The hormone relaxin did well in an early clinical trial as a treatment for heart failure, but failed in a larger trial. Researchers here determine that the benefits observed in animal models and patients are probably due to interactions between relaxin and Wnt signaling, a pathway important in regeneration. The actions of this pathway are very complicated and situational, as is true of most regulators of development and regeneration. Given the presently successful trajectory of Samumed, a regenerative medicine company focused on developing therapeutics based on manipulation of Wnt signaling, it is understandable that numerous other groups have attempted much the same in recent years. Manipulation of pathways central to processes such as regeneration is a road littered with failures, unfortunately, thanks to the complexity of the biochemistry.
Based on intriguing clinical and pre-clinical data, relaxin (RLX) engendered significant enthusiasm as a potential therapy for cardiopulmonary diseases. In the acute heart failure trial RELAX-AHF, RLX treatment improved patient survival by a remarkable 37% in 6 months. These exciting results led the FDA to declare RLX as a "break-through" therapy made all the more significant because the trial included patients with systolic and diastolic HF. Unfortunately, the reduced mortality benefits were not duplicated in a subsequent larger clinical trial sponsored by Novartis.
Detailed analysis of the larger trial has not been reported and the failure of RLX to significantly reduce mortality is not fully understood. A possible explanation is that the control group of patients receiving standard of care for heart failure fared considerably better than in earlier trials but another problem has been the design methodology of a 2-days treatment which has justifiably received substantial criticism. Our previous studies on the effects of RLX in experimental animals provide compelling evidence of significant beneficial effects of the hormone in cardiac physiology. We reported that RLX suppressed atrial fibrillation in aged rats by increasing conduction velocity (CV) of atrial action potentials. These effects were linked to increased expression of the voltage-gated sodium channel (Nav1.5), and a marked decrease in fibrosis, both effects confirmed here in ventricles. At the cellular level, the reversal of fibrosis required more than a week due to the slow turn-over of collagen in the extracellular matrix. Besides electrical and extracellular matrix remodeling, we reported that RLX acted as a potent anti-immune and anti-inflammatory agent in the ventricles of aged animals.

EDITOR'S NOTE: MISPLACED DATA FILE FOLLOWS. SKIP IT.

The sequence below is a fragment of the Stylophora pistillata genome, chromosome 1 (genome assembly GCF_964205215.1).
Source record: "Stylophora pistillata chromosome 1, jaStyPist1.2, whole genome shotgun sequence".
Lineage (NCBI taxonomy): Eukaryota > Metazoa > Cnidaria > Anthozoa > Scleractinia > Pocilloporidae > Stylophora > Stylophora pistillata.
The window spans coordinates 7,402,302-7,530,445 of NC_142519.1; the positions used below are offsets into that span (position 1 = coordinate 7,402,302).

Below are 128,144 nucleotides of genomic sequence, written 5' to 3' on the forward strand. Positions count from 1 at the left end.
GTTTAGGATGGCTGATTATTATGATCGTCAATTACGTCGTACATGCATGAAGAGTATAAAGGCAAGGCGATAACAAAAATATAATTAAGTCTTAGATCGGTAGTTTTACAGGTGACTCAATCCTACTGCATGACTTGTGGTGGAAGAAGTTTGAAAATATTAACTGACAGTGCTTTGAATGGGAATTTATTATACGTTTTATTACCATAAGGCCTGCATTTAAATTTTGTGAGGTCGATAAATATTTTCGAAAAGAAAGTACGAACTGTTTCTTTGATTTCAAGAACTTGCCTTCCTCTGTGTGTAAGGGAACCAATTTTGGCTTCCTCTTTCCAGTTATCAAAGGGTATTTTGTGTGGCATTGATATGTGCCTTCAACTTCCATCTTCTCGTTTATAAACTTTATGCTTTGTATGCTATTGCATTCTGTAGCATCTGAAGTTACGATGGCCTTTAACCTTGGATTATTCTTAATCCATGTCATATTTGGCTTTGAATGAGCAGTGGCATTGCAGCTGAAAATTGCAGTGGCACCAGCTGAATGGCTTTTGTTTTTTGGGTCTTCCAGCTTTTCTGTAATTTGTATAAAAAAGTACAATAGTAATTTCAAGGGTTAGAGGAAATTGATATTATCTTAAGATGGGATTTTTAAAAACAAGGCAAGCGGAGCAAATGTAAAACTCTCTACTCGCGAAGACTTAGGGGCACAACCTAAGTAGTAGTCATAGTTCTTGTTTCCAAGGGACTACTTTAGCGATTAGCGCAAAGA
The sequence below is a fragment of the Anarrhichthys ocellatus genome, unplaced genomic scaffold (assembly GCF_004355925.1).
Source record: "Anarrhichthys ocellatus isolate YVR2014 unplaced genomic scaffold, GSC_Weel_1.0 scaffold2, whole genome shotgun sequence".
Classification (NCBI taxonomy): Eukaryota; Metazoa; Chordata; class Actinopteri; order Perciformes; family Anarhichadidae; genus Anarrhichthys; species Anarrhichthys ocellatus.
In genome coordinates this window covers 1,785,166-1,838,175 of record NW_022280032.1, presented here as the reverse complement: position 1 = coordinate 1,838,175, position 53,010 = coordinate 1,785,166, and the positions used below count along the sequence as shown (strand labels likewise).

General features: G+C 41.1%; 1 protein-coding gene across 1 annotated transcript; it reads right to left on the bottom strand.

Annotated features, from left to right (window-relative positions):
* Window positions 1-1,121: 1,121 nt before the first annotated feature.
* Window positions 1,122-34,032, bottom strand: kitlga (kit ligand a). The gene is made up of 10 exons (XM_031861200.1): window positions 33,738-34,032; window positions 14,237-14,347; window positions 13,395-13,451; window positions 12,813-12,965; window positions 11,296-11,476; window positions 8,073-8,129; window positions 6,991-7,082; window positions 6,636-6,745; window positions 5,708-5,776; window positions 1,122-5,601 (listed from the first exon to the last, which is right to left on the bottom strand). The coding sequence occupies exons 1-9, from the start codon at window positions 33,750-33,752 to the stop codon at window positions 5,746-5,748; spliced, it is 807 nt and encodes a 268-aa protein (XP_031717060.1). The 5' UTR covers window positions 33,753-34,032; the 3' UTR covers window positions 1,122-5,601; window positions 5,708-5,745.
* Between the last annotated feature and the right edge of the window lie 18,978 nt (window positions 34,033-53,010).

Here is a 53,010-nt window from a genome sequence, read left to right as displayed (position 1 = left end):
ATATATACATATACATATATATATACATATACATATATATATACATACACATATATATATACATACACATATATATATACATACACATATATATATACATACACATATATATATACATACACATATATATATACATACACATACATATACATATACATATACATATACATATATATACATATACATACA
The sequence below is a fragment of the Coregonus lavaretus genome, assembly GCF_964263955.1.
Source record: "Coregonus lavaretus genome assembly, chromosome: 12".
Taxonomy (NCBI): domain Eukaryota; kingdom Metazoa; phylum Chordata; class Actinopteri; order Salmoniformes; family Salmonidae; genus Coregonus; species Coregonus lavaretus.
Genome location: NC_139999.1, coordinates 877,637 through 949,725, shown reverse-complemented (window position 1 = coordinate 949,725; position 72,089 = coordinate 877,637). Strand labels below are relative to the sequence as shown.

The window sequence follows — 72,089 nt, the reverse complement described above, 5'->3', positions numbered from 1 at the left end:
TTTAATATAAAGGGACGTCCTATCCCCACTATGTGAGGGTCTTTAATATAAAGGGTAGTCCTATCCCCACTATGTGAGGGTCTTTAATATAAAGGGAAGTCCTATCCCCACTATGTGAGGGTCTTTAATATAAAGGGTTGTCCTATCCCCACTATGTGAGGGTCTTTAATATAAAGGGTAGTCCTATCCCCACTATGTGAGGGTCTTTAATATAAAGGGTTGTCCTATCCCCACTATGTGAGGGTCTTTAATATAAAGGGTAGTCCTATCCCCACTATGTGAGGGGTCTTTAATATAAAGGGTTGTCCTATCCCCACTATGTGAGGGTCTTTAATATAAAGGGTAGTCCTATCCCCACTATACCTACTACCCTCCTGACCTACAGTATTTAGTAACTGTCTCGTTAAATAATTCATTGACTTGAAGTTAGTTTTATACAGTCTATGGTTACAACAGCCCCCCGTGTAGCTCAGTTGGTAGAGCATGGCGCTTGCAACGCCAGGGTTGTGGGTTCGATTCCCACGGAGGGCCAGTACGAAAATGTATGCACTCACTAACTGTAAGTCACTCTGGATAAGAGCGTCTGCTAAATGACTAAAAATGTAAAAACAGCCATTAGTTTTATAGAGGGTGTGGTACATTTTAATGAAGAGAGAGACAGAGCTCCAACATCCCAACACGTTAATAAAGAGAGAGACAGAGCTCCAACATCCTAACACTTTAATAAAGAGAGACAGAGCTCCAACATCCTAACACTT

Our results show that RLX's effects in heart tissue are largely mediated by the modulation of canonical Wnt signaling which can act as a master controller of gene expression in heart and other organs. While RLX and Wnt signaling have been investigated in models of cancer, there is no work on the interactions of the RLX and Wnt pathways in adult heart and 'healthy' aging as a precursor of cardiac diseases. Wnt signaling in the heart is complex, and different Wnt ligands have distinct effects. Many details of the mechanism by which RLX modulates canonical Wnt signaling remain to be explored. Nonetheless, these findings demonstrate a close interplay between RLX and Wnt-signaling resulting in myocardial remodeling and reveal a fundamental mechanism of great therapeutic potential.